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The New Arab Staff

Anti-government protests erupt in Sudan following surging fuel prices

Protests erupted after a surge in prices [Getty]

Date of publication: 23 January, 2021

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Sudan has faced a severe economic crisis, worsened by the coronavirus pandemic.
Demonstrations continued in the Sudanese capital of Khartoum on Friday night after the government accounted an increase of fuel prices for the second time in two months.

Protesters took to the streets earlier this week, also condemning escalating prices of bread and medicine, and the scarcity of some goods. Some also demanded the resignation of Sudanese prime minister Abdullah Hamdok.

The ministry of finance on Friday announced an increase of gasoline prices from 121 pounds ($2.2) to 127 pounds ($2.3) per litre.

The ministry also changed the price of a litre of diesel from 112 pounds ($2.03) to 115 pounds ($ 2.08).

The Undersecretary of the Ministry of Energy and Mining Hamid Suleiman Hamed justified the changes in an interview with Anadolu Agency, citing the increase in oil prices in the global markets. He denied that the devaluation of the Sudanese pound prompted the recent adjustment of fuel prices.

Several students joined demonstrations elsewhere in Sudan to protest against a 250 percent increase of bread prices.

“We were already struggling to survive, but now life has become impossible” one student in Ed Damazin told Dabanga, an independent Sudanese outlet.

“The price of a subsidised loaf of bread in Ed Damazin increased from SDG 2 to SDG 5, while the transportation tariff rose from SDG 30 to SDG 100,” the student said.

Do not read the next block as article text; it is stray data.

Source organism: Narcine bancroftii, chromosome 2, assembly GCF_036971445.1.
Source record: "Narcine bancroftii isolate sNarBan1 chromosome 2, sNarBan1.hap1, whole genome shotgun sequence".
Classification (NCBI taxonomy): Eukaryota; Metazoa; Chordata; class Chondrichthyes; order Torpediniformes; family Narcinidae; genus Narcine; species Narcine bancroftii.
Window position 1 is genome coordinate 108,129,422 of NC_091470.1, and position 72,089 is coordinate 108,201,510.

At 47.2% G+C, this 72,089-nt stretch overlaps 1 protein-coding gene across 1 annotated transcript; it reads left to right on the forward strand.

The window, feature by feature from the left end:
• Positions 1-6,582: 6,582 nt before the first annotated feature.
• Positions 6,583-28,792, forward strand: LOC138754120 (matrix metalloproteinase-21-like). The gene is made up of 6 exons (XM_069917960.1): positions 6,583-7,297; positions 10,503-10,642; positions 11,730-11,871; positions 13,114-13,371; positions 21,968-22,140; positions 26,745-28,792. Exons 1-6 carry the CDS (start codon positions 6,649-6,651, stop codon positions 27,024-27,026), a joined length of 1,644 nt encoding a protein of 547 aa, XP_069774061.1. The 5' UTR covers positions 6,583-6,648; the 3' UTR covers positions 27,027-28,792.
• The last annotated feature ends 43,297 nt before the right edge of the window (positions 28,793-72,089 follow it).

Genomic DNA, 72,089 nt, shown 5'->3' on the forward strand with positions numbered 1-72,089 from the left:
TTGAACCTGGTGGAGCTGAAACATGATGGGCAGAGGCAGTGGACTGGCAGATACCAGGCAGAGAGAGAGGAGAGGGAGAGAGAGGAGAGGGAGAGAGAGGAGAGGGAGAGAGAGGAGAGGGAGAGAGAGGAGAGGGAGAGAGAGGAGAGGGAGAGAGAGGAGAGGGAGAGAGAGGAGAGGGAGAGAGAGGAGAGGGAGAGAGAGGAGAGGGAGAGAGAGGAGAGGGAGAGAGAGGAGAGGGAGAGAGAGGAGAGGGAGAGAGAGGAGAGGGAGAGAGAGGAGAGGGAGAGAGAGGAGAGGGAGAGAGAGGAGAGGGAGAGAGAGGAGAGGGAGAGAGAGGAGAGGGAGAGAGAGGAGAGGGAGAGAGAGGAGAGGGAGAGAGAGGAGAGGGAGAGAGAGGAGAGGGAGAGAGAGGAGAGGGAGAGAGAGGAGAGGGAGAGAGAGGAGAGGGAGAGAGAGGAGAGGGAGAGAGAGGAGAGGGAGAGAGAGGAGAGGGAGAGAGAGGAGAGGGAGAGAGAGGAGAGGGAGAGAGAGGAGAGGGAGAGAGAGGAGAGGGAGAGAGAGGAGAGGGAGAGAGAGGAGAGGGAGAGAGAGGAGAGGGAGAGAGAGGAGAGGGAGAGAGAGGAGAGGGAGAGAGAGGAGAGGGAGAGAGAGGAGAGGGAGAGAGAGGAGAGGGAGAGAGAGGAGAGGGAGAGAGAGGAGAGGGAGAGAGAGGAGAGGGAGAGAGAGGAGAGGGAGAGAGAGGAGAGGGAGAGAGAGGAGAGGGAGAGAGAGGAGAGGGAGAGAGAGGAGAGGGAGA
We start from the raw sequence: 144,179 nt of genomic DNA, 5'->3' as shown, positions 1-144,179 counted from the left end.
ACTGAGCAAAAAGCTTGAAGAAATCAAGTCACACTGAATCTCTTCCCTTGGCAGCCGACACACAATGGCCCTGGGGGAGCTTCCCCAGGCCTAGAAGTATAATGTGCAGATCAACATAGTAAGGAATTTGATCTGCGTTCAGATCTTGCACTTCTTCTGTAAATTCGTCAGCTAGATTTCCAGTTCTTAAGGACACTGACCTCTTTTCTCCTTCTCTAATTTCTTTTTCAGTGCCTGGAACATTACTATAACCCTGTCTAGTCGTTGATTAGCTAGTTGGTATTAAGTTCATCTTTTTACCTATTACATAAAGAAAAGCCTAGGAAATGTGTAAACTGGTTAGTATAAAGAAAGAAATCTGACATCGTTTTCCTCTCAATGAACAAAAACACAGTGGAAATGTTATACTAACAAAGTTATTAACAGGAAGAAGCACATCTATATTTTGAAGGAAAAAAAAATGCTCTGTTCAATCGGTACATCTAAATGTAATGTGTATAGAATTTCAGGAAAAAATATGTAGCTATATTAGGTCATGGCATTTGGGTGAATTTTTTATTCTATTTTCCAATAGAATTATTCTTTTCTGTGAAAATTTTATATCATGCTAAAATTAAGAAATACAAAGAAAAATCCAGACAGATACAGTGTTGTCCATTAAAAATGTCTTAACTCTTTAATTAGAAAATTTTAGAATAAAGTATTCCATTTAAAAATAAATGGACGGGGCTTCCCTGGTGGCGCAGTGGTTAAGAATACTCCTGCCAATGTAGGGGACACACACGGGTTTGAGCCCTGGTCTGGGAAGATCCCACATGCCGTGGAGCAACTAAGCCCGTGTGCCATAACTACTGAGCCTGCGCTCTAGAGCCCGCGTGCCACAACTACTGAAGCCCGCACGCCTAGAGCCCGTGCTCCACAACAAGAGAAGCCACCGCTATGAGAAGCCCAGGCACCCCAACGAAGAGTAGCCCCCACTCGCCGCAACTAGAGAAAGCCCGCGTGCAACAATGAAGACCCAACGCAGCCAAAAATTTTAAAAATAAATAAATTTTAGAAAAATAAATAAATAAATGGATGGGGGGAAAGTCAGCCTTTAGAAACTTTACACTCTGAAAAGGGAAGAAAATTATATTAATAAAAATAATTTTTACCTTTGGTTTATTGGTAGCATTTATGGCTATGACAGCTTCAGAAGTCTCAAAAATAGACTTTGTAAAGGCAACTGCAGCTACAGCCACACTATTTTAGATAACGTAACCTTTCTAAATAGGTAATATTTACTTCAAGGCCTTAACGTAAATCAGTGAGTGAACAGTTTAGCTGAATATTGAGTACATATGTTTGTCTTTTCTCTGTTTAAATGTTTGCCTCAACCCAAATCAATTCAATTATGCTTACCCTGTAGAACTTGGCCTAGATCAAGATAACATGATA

Bakery owners in Kordofan also went on strike to demand better bread subsidies.

Security forces reportedly responded with violence, using rubber bullets and tear gas against protestors.

Sudan has faced a severe economic crisis worsened by the Covid-19 pandemic, with growing inflation and chronic hard currency shortages giving rise to a volatile black market.

Protestors have also condemned reported violence from the Rapid Special Forces (RSF), which drew its personnel from the Janjaweed – the faction responsible for war crimes in Darfur and killing of protestors before the transitional government’s formation.

The transitional government was formed in August 2019 and is comprised of military and civilian movements. The agreement followed a crackdown from the military which assumed power after dictator Omar Bashir was ousted by a revolution, driven by opposition to corruption and dire living conditions.

Meanwhile, Sudanese protestors have continued demonstrations against a controversial normalisation agreement with Israel, with some burning Israeli flags earlier this week and demanding a reversal of the deal.

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